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“White middle-class man stands in front of public housing and bellows about how it doesn't work”

Social housing and other Brutalist public spaces were cast as dangerous and antisocial by the media, says Owen Hatherley in this talk on how the style wars ultimately decimated the availability of quality affordable homes in England 

 

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Ideological attacks on Brutalist public housing were common in the media for 20 years or more
Ideological attacks on Brutalist public housing were common in the media for 20 years or more

 

Ideology, not fact, was behind the vilification of Brutalist public housing projects, says Owen Hatherley, in his talk at the Festival of Place: The Pineapples.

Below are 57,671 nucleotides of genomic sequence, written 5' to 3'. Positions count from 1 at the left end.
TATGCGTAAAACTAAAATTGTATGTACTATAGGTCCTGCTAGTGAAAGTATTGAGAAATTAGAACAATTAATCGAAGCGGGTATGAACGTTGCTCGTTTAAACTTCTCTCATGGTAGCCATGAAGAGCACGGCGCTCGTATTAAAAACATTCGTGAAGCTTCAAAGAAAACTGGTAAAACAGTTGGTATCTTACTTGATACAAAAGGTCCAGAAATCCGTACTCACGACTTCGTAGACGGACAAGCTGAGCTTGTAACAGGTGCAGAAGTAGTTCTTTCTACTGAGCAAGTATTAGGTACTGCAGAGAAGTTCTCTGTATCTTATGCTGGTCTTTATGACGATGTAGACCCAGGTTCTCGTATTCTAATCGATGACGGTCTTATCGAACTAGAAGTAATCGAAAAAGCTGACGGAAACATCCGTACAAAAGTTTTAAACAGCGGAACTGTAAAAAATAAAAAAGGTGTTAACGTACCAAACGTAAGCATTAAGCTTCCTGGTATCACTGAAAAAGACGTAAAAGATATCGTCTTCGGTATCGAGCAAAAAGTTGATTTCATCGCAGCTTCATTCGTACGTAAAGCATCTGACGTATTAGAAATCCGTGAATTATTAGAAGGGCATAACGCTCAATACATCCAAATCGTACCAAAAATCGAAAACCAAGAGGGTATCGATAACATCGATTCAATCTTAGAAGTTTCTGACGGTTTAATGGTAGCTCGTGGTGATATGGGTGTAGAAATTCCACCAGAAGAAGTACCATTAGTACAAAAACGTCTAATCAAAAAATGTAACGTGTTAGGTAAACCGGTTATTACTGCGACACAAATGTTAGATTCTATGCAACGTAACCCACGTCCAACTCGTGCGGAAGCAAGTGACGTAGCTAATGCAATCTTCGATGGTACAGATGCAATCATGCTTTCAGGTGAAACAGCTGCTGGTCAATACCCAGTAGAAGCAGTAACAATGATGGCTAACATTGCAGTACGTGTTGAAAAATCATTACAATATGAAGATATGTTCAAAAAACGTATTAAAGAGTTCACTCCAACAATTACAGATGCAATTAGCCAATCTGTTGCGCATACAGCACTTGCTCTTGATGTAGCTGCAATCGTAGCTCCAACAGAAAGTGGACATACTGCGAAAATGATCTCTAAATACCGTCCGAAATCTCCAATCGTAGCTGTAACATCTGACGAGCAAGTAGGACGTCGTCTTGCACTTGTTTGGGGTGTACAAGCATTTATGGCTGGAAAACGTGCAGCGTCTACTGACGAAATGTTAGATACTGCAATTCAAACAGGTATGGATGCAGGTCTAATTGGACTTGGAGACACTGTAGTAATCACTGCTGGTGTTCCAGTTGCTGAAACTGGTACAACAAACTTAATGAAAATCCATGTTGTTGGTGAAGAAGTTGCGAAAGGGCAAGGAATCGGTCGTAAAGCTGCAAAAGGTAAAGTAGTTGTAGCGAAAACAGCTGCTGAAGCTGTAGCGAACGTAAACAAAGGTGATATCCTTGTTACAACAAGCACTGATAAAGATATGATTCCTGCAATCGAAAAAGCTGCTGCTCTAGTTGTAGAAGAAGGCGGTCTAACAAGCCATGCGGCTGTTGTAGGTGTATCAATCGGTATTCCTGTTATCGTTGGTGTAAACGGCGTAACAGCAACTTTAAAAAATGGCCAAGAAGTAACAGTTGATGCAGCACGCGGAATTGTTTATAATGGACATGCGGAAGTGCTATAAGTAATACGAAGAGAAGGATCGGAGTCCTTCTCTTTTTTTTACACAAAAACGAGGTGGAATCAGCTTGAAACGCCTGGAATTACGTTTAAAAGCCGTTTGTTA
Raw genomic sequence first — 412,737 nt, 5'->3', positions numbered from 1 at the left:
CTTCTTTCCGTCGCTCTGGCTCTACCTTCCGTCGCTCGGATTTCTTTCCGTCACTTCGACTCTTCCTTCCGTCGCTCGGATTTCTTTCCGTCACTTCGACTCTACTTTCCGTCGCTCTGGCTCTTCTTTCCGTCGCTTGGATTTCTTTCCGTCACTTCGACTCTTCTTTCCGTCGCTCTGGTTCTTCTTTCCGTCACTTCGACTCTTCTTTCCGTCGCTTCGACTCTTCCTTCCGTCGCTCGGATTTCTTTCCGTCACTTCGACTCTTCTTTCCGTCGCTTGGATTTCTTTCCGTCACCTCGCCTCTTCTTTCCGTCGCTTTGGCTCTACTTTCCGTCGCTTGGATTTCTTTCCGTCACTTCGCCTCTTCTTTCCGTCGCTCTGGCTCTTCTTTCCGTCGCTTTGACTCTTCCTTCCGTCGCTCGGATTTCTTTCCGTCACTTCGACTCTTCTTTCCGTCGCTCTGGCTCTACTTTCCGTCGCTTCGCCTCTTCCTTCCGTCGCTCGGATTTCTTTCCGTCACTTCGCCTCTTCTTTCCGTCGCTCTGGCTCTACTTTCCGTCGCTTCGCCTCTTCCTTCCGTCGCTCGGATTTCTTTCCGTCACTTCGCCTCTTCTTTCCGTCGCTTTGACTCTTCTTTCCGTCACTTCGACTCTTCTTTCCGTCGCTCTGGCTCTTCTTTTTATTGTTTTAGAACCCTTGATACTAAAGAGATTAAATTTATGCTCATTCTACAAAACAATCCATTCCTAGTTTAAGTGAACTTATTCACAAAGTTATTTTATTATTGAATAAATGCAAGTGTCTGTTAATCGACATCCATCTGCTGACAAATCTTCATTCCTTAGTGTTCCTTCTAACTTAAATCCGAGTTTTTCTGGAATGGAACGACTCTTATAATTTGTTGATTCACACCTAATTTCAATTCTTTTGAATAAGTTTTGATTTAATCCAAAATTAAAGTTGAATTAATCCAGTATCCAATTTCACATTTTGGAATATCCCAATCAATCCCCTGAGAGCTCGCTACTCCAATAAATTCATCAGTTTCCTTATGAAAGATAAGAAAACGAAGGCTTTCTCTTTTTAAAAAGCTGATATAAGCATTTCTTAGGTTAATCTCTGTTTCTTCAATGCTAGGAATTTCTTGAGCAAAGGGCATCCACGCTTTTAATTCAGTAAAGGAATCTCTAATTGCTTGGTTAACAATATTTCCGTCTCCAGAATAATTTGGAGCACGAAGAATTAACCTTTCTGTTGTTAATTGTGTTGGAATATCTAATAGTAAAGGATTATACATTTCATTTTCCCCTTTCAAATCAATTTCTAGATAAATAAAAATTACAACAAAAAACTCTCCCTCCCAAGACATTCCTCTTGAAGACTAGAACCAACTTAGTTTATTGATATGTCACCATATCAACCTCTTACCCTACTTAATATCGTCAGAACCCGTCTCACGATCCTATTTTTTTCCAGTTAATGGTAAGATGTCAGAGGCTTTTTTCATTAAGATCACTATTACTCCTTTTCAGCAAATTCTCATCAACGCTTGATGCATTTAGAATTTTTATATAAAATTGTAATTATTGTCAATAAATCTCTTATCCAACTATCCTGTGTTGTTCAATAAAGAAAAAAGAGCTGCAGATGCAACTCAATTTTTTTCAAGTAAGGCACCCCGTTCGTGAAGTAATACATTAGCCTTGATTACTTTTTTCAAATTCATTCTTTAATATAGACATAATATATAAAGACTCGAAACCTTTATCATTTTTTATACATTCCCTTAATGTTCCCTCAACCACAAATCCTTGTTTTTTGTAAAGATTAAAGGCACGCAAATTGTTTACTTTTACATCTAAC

Describing more than two decades of style wars through documentary films and articles, Hatherley cites how critics sought to paint public housing projects as dangerous and anti-social, and charts the rise of Brutalism, its fall from grace, and subsequent revival as a fashionable style for creative-class tenants at redeveloped housing blocks such as Park Hill.

 

The talk begins with a blistering attack on the flagship Sheffield project, characterised as "what not to do". Hatherley says, "The process of essentially gentrifying the estate has taken longer than the process of building it, and it’s still unfinished, most of the building is still derelict... a public asset was taken entirely into the private sector, and a whole lot of social housing was [destroyed] in a city which has 10s of thousands of people on its social housing waiting list"

 

Hatherley also discusses the challenges of refurbishing listed housing stock and the crisis in the shortage of affordable homes.

 

 

Owen Hatherley’s latest book "Clean Living Under Difficult Circumstances" is available here and published by Verso.

 

 

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